After Trump won the presidential election, he repaid Cohen with a smattering of monthly checks, initially from the Donald J Trump Revocable Trust, which was set up in New York to hold the president’s company’s assets during the 2016 presidency.

The company, however, framed the payments as legal expenses, which prosecutors say indicate that Trump was liable for making false business records “with intent to defraud and intent to commit another crime” – specifically, violating campaign finance laws in an effort to influence the outcome of the US election.

The papers in prosecutors’ contempt motion against Trump were publicly available on Tuesday. They argued on Monday in court that he violated Merchan’s gag order against attacking witnesses. Judge Merchan has convened a hearing on the motion for 23 April.

When selection resumed on Tuesday another prospective juror was excused after citing his Texas upbringing. While he said he did not lean in any particular political direction, “growing up, a bunch of family [and] friends [were] Republicans” meaning it was “probably going to be hard for me to be impartial”.

“I appreciate your candor,” Merchan replied. “I’m going to have to excuse you at this time.”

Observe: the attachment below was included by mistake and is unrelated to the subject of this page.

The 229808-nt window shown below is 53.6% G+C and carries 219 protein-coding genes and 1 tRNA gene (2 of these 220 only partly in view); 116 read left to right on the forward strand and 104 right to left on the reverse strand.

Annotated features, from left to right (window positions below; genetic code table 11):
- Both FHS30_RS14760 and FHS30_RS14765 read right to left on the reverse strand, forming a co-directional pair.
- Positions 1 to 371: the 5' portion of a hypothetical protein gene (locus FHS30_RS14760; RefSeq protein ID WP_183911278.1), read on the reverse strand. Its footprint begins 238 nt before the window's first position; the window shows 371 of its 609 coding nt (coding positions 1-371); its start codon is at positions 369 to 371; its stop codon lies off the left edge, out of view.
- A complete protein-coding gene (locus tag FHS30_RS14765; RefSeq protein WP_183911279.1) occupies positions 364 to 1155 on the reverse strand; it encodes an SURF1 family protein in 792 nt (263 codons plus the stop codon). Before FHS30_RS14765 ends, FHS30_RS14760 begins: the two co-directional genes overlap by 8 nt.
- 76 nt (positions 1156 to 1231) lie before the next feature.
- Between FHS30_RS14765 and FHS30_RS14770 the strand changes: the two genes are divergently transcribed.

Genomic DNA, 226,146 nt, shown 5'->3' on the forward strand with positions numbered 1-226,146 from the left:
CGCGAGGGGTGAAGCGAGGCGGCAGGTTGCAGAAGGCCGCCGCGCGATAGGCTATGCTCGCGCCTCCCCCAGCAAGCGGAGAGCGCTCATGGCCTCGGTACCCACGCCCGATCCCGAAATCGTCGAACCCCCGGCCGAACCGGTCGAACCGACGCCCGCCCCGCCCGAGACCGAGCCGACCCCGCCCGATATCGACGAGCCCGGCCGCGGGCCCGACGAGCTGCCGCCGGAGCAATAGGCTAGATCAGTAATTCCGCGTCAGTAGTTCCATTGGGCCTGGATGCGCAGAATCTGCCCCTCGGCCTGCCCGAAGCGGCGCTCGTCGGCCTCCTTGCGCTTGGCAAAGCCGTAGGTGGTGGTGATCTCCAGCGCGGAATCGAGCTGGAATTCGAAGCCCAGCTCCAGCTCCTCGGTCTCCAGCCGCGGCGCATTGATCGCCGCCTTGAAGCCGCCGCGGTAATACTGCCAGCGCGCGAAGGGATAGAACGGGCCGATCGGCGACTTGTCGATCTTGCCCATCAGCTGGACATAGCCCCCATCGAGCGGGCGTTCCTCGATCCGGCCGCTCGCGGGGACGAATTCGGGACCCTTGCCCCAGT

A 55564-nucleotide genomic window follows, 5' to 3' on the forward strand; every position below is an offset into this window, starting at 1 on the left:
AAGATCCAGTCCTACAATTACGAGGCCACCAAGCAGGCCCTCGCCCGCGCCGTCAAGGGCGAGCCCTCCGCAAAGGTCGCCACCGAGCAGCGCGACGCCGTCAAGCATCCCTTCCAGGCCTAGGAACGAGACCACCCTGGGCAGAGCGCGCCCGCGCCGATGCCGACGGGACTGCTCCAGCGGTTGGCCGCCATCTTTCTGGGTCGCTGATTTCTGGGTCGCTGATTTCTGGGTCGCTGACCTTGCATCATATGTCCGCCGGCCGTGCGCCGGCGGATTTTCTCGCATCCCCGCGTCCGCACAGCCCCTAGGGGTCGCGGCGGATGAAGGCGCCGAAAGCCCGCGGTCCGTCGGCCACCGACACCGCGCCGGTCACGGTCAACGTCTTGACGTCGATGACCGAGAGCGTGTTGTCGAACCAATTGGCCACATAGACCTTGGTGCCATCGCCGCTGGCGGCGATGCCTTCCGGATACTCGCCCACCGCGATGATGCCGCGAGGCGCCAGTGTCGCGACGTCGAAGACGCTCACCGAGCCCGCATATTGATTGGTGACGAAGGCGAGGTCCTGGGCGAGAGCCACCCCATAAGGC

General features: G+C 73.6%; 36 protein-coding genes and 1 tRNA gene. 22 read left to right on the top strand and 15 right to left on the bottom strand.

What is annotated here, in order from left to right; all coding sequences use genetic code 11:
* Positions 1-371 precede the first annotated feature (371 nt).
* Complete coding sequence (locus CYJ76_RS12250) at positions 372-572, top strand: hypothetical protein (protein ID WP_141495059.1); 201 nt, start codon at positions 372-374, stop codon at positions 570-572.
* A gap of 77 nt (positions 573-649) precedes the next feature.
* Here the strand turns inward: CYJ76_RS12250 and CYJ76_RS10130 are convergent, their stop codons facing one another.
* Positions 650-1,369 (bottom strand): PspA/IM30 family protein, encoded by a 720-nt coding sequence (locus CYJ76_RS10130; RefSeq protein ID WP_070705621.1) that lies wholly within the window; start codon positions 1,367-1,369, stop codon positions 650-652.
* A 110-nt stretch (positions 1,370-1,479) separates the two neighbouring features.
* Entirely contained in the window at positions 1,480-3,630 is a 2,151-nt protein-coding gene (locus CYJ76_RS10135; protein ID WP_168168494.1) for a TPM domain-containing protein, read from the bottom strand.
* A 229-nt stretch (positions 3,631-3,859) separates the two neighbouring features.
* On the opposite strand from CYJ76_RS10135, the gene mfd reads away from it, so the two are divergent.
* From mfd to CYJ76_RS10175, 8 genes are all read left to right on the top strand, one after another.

Another prospective juror said he had read three of Trump’s books, prompting a rare smile from Trump.

Prosecutor Joshua Steinglass later asked prospects who had yet to be dismissed about their impartiality.

“This case has nothing to do with your personal politics,” he said. “It’s not a referendum on the Trump presidency or a popularity contest or indication of who you’re going to vote for in November. We don’t care.

“This case is about whether this man broke the law.”

Trump in the bodega in Harlem. Photograph: Yuki Iwamura/AP

Directly after court, Trump visited a New York bodega in his first campaign appearance since his hush-money trial began, making the presumptive GOP nominee the first former president in US history to stand criminal trial.

Trump will be confined to the courtroom on most days, dramatically limiting his movements and his ability to campaign, fundraise and make calls. Aides have been planning rallies and other political events on weekends and Wednesdays, the one weekday when court is not supposed to be in session. Plans also include local appearances Trump can make after court recesses each day.

Trump stopped by the Sanaa Convenient Store, a tiny bodega that sells chips, soda and other snacks. Trump aides said the former president and presumptive GOP nominee chose the store because it has been the site of a violent attack on an employee although the case was resolved nearly two years ago when the charges were dismissed.

His local campaign stop in Harlem allows him to make a serious play at winning his native state despite its heavily Democratic lean.

“They want law and order … every week they’re being robbed,” Trump said of businesses in New York, as he tried to compare his prosecution with the state of New York streets. “You know where the crime is? It’s in the bodegas.”